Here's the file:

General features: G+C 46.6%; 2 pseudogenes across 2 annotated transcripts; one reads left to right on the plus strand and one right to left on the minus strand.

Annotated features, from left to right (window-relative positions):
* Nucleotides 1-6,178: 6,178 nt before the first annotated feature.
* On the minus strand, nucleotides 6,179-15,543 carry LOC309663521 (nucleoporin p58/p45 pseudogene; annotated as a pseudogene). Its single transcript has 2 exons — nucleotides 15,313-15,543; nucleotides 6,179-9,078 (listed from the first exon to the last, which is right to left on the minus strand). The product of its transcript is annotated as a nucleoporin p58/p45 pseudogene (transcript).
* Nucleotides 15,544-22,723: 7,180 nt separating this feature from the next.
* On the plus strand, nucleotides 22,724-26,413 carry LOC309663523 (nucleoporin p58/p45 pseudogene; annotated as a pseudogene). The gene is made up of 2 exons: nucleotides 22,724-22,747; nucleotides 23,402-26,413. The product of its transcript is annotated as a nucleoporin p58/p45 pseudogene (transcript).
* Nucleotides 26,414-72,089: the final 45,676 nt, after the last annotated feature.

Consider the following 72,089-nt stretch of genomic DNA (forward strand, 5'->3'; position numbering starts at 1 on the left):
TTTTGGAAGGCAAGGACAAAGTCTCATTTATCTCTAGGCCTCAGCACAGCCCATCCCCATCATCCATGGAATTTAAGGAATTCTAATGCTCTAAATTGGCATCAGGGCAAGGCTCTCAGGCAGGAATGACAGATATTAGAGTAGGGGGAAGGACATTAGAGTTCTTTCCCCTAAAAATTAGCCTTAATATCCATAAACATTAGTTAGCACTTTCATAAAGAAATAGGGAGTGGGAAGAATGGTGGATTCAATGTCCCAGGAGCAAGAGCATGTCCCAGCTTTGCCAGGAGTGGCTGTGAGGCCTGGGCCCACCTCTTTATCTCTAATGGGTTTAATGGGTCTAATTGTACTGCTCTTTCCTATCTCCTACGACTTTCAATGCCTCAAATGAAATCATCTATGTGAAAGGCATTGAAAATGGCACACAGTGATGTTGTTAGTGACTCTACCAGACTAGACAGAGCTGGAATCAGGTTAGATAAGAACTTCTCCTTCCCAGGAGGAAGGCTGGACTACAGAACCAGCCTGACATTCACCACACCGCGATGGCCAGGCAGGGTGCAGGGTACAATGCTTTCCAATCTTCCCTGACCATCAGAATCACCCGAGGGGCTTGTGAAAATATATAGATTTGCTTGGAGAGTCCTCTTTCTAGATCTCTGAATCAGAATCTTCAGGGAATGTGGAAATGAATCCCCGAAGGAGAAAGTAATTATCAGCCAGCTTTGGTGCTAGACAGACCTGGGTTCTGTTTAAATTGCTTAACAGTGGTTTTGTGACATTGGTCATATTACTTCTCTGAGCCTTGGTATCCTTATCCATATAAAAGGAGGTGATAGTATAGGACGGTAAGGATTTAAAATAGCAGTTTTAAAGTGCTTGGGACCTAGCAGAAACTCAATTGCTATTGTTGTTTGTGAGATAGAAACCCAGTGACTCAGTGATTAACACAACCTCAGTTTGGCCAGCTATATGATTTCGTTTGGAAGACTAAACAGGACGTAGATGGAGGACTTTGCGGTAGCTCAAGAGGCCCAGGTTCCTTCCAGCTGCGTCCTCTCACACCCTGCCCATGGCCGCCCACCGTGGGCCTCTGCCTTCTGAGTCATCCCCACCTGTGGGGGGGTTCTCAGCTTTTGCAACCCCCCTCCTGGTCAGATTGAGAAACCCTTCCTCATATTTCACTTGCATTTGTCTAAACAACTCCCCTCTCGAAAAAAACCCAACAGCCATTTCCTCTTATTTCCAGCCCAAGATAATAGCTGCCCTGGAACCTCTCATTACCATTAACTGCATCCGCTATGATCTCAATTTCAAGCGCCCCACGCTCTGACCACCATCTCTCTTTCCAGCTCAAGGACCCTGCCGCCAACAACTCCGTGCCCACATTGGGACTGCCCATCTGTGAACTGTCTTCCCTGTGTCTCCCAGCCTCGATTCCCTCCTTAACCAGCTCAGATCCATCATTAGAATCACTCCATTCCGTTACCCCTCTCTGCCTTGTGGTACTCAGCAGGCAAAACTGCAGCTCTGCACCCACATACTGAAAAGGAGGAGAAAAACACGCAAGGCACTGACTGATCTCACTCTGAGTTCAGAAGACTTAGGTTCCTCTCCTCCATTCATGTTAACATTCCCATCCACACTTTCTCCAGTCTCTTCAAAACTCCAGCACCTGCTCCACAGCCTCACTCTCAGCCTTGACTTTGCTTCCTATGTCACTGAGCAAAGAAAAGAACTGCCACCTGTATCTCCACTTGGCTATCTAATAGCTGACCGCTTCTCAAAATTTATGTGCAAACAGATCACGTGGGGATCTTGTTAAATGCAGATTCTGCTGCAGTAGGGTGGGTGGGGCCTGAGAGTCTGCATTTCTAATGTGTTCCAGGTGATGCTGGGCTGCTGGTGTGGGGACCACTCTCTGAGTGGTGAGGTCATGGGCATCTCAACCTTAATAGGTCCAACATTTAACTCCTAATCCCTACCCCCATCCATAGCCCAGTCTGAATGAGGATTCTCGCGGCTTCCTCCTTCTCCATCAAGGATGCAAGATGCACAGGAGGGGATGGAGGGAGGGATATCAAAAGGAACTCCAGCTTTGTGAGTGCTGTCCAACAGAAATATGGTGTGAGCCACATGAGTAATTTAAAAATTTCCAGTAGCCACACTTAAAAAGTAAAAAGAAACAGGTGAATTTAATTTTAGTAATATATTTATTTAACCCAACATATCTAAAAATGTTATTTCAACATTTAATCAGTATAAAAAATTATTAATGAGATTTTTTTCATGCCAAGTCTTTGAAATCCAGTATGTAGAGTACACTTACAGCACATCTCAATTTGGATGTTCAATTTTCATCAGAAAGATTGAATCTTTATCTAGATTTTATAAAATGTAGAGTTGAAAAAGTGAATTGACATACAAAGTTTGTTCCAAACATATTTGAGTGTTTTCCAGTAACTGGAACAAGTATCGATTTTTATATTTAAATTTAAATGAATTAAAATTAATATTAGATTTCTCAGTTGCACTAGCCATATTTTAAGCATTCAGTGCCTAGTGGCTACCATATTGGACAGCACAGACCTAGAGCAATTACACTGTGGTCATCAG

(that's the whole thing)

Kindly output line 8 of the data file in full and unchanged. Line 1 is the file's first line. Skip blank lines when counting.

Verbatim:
Consider the following 72,089-nt stretch of genomic DNA (forward strand, 5'->3'; position numbering starts at 1 on the left):